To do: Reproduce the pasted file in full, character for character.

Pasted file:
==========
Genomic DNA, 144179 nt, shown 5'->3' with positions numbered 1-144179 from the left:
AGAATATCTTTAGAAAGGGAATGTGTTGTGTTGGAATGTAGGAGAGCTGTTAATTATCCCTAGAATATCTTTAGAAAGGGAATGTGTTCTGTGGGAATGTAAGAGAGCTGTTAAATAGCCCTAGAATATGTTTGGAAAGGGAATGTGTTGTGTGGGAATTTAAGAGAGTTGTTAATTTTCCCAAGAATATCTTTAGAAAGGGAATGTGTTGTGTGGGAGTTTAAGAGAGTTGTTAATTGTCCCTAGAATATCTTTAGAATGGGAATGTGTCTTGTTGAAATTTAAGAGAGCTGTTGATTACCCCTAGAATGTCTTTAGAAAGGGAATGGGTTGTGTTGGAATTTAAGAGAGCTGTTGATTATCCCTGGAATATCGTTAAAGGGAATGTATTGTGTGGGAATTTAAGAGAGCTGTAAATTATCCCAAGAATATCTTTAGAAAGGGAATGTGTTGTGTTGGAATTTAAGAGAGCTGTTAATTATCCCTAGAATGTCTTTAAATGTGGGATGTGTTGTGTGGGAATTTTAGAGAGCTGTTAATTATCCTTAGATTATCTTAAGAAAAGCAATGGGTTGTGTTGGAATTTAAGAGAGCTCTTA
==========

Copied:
Genomic DNA, 144179 nt, shown 5'->3' with positions numbered 1-144179 from the left:
AGAATATCTTTAGAAAGGGAATGTGTTGTGTTGGAATGTAGGAGAGCTGTTAATTATCCCTAGAATATCTTTAGAAAGGGAATGTGTTCTGTGGGAATGTAAGAGAGCTGTTAAATAGCCCTAGAATATGTTTGGAAAGGGAATGTGTTGTGTGGGAATTTAAGAGAGTTGTTAATTTTCCCAAGAATATCTTTAGAAAGGGAATGTGTTGTGTGGGAGTTTAAGAGAGTTGTTAATTGTCCCTAGAATATCTTTAGAATGGGAATGTGTCTTGTTGAAATTTAAGAGAGCTGTTGATTACCCCTAGAATGTCTTTAGAAAGGGAATGGGTTGTGTTGGAATTTAAGAGAGCTGTTGATTATCCCTGGAATATCGTTAAAGGGAATGTATTGTGTGGGAATTTAAGAGAGCTGTAAATTATCCCAAGAATATCTTTAGAAAGGGAATGTGTTGTGTTGGAATTTAAGAGAGCTGTTAATTATCCCTAGAATGTCTTTAAATGTGGGATGTGTTGTGTGGGAATTTTAGAGAGCTGTTAATTATCCTTAGATTATCTTAAGAAAAGCAATGGGTTGTGTTGGAATTTAAGAGAGCTCTTA